School self-imposes '05 sanction
COLUMBUS, Ohio -- Ohio State imposed a one-year ban on postseason play by its men's basketball team in response to $6,000 the university said former coach Jim O'Brien gave a recruit who never played for the school.
"It's too bad. It's a shame. I'm sick about it. I hate it," athletic director Andy Geiger said Thursday, calling it a major violation of NCAA bylaws.
Ohio State president Karen Holbrook said the firing of O'Brien on June 8 was the first step in appeasing NCAA investigators. She and Geiger said more penalties may be coming.
"It doesn't mean we're finished, that there's not other stuff we're looking at," Geiger said.
O'Brien, who had coached the Buckeyes for seven seasons, was fired six weeks after he spoke with Geiger about the payment. During their conversation, Geiger said O'Brien admitted he gave $6,000 to recruit Aleksandar Radojevic in 1999.
Radojevic never played for Ohio State. He was deemed ineligible by the NCAA before he enrolled because he had accepted money to play basketball in his native Yugoslavia.
O'Brien, 14-16 in his final year with the Buckeyes, has sued Ohio State for at least $3.4 million, claiming he was fired improperly. In a statement, he hinted that there were other problems in the basketball program unrelated to what he termed a "loan" to Radojevic's mother.
"Ohio State has jumped the gun once again," O'Brien said Thursday in a statement. "I was sorry to learn that the university opted to sacrifice the senior season of many fine young student-athletes rather than allow the NCAA to consider and evaluate all of the relevant facts.
"I believe the university is mistaken in its impression that the NCAA would sanction it on account of conduct that occurred six years ago. I believe that as the whole story comes out, it will become clear that the university took the action of today because of other conduct for which I was not responsible."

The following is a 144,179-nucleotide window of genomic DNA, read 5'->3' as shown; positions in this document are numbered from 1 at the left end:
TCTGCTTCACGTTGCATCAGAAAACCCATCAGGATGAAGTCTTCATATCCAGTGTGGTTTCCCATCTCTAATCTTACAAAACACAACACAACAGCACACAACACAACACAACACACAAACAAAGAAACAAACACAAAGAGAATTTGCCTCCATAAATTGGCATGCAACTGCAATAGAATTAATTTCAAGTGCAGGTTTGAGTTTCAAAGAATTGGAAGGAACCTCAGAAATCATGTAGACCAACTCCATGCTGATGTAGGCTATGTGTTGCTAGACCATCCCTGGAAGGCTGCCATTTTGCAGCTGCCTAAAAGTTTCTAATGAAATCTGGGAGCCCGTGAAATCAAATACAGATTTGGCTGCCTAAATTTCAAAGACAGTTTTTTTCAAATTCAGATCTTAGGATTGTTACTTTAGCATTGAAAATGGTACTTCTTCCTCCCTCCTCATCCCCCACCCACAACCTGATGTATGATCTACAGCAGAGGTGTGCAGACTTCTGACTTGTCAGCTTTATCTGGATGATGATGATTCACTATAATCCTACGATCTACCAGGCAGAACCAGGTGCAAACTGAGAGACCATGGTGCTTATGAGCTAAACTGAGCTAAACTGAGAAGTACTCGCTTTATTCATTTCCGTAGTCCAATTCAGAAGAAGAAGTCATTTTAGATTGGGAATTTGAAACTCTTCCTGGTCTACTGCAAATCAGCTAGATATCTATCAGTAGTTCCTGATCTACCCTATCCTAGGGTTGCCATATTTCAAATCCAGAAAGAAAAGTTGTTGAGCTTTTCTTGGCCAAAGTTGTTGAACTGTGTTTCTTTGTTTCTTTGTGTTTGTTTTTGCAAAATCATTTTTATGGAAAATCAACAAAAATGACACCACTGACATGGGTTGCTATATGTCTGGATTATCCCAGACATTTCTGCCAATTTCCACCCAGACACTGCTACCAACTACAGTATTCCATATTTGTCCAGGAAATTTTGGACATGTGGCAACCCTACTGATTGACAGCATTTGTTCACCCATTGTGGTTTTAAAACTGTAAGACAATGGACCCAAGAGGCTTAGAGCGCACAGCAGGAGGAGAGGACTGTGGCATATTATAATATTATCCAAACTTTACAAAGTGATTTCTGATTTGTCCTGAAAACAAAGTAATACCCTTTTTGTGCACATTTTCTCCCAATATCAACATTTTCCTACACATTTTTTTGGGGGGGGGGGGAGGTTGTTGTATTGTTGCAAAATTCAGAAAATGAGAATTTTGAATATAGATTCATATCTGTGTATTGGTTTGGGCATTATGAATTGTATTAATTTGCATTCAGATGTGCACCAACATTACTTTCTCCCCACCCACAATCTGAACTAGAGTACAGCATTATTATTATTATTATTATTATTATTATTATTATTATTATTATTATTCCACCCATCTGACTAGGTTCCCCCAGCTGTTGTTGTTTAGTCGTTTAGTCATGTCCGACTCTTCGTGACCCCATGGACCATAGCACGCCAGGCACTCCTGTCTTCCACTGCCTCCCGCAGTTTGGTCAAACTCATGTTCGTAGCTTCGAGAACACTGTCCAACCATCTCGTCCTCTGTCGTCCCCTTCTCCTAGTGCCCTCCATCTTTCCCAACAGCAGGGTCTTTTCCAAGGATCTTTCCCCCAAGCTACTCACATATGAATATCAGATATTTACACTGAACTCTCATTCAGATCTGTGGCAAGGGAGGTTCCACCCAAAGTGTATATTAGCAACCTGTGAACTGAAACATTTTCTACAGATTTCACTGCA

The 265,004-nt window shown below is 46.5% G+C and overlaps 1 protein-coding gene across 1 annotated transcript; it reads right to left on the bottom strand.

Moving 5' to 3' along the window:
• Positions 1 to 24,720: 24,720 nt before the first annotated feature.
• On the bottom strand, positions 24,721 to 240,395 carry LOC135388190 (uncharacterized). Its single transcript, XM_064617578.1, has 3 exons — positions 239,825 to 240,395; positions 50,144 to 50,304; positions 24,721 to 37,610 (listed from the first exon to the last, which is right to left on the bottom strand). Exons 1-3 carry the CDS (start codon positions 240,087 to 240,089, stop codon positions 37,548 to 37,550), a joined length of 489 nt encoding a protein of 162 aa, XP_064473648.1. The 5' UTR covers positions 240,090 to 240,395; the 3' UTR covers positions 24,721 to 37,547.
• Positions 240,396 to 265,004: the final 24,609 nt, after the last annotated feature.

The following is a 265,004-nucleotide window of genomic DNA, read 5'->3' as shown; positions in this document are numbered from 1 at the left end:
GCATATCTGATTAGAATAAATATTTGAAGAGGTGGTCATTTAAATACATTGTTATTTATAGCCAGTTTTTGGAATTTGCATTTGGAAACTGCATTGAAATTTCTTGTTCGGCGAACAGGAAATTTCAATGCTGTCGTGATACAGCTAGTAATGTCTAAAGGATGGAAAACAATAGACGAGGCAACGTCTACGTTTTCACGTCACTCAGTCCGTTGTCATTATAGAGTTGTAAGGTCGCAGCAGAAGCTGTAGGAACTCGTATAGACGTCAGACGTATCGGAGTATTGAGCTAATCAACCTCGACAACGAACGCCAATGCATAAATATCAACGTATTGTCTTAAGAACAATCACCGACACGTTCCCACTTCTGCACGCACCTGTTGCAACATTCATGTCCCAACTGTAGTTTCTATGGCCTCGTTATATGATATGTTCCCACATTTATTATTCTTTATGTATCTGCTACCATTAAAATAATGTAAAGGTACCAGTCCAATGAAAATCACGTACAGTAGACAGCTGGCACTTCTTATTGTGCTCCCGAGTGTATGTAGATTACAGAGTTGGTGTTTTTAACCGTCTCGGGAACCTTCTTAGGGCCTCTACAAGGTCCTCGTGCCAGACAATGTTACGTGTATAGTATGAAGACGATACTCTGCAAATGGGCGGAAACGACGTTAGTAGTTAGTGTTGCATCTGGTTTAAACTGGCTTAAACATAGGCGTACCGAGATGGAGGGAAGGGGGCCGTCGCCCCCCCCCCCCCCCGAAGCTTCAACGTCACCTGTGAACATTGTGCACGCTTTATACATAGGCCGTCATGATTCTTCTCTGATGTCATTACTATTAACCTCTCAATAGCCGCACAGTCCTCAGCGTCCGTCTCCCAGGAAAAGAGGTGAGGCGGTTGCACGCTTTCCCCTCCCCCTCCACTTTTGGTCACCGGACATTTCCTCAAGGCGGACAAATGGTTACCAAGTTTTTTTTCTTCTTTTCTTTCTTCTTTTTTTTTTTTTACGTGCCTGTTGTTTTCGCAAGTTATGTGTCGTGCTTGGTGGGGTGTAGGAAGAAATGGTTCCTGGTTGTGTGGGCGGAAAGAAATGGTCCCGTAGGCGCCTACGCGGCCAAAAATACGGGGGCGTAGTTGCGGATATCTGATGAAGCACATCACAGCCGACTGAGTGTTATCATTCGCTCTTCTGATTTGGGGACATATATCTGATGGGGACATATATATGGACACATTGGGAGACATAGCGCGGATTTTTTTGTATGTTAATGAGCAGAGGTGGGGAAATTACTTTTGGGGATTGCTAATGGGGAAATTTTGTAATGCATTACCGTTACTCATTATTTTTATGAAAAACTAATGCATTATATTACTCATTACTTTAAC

The postseason ban is just the latest in a series of blows to Ohio State athletics over the past six months.
O'Brien's alleged payment became known after a Columbus woman sued her former employers for expenses she said she incurred for housing, feeding and giving spending money to another Ohio State basketball player from Yugoslavia, Boban Savovic. That lawsuit is expected to be heard next summer.
Former running back Maurice Clarett, who led the Buckeyes to the 2002 national championship, has accused coach Jim Tressel of setting him up with cars, boosters of providing summer no-show jobs and Ohio State professors of giving breaks to football players. Tressel and Ohio State officials have denied the accusations.
Thad Matta, hired July 7 to take O'Brien's place, has led Ohio State to a 6-2 record this season. He met with players Thursday afternoon to tell them of the ban.
"The shame of it is that our players had nothing to do with it," Matta said. "They're being penalized for a crime they did not commit."
The Buckeyes have three seniors: Tony Stockman, who said he transferred from Clemson three years ago to play in the NCAA tournament, along with Matt Marinchick and Brandon Fuss-Cheatham.
The ban includes NCAA and NIT bids, but the Buckeyes will be permitted to play for the Big Ten regular season and tournament titles.
Geiger announced that Matta's original seven-year contract will be extended one more year, through the 2011-2012 season, and said it will be easier to accept penalties now rather than waiting.
"It could be this year, next year, the year after," he said. "We chose to do it this year. Get it over with."
Information from The Associated Press was used in this report.
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